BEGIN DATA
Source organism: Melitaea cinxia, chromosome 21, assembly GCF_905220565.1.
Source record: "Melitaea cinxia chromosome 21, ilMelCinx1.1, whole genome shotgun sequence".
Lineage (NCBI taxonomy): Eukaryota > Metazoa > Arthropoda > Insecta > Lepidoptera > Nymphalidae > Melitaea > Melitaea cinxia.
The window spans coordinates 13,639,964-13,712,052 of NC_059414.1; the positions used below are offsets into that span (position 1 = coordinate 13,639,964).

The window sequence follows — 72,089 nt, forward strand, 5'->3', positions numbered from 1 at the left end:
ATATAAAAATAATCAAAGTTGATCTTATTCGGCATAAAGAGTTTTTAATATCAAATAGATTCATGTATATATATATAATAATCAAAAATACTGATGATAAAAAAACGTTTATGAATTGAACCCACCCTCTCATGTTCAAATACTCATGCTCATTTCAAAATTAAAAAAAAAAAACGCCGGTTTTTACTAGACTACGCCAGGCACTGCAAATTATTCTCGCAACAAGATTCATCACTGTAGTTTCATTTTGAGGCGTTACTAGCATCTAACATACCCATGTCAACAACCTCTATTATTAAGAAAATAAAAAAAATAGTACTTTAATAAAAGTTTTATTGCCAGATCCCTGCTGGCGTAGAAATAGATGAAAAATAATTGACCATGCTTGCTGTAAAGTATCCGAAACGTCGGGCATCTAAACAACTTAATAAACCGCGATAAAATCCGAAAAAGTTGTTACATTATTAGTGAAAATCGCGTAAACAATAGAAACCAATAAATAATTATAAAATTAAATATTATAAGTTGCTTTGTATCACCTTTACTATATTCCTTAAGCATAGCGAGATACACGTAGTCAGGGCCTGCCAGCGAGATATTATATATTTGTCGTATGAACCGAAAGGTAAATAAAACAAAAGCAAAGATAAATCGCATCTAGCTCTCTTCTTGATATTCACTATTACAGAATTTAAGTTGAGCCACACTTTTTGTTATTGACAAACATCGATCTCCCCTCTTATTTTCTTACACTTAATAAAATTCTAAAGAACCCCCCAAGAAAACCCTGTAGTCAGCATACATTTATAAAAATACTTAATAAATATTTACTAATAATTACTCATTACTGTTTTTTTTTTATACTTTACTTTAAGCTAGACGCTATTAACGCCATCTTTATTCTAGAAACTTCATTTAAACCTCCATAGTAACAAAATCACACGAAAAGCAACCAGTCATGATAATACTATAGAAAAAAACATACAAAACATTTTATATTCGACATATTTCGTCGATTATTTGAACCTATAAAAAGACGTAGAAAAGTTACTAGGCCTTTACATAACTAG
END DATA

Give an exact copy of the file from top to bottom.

Source organism: Melitaea cinxia, chromosome 21, assembly GCF_905220565.1.
Source record: "Melitaea cinxia chromosome 21, ilMelCinx1.1, whole genome shotgun sequence".
Lineage (NCBI taxonomy): Eukaryota > Metazoa > Arthropoda > Insecta > Lepidoptera > Nymphalidae > Melitaea > Melitaea cinxia.
The window spans coordinates 13,639,964-13,712,052 of NC_059414.1; the positions used below are offsets into that span (position 1 = coordinate 13,639,964).

The window sequence follows — 72,089 nt, forward strand, 5'->3', positions numbered from 1 at the left end:
ATATAAAAATAATCAAAGTTGATCTTATTCGGCATAAAGAGTTTTTAATATCAAATAGATTCATGTATATATATATAATAATCAAAAATACTGATGATAAAAAAACGTTTATGAATTGAACCCACCCTCTCATGTTCAAATACTCATGCTCATTTCAAAATTAAAAAAAAAAAACGCCGGTTTTTACTAGACTACGCCAGGCACTGCAAATTATTCTCGCAACAAGATTCATCACTGTAGTTTCATTTTGAGGCGTTACTAGCATCTAACATACCCATGTCAACAACCTCTATTATTAAGAAAATAAAAAAAATAGTACTTTAATAAAAGTTTTATTGCCAGATCCCTGCTGGCGTAGAAATAGATGAAAAATAATTGACCATGCTTGCTGTAAAGTATCCGAAACGTCGGGCATCTAAACAACTTAATAAACCGCGATAAAATCCGAAAAAGTTGTTACATTATTAGTGAAAATCGCGTAAACAATAGAAACCAATAAATAATTATAAAATTAAATATTATAAGTTGCTTTGTATCACCTTTACTATATTCCTTAAGCATAGCGAGATACACGTAGTCAGGGCCTGCCAGCGAGATATTATATATTTGTCGTATGAACCGAAAGGTAAATAAAACAAAAGCAAAGATAAATCGCATCTAGCTCTCTTCTTGATATTCACTATTACAGAATTTAAGTTGAGCCACACTTTTTGTTATTGACAAACATCGATCTCCCCTCTTATTTTCTTACACTTAATAAAATTCTAAAGAACCCCCCAAGAAAACCCTGTAGTCAGCATACATTTATAAAAATACTTAATAAATATTTACTAATAATTACTCATTACTGTTTTTTTTTTATACTTTACTTTAAGCTAGACGCTATTAACGCCATCTTTATTCTAGAAACTTCATTTAAACCTCCATAGTAACAAAATCACACGAAAAGCAACCAGTCATGATAATACTATAGAAAAAAACATACAAAACATTTTATATTCGACATATTTCGTCGATTATTTGAACCTATAAAAAGACGTAGAAAAGTTACTAGGCCTTTACATAACTAG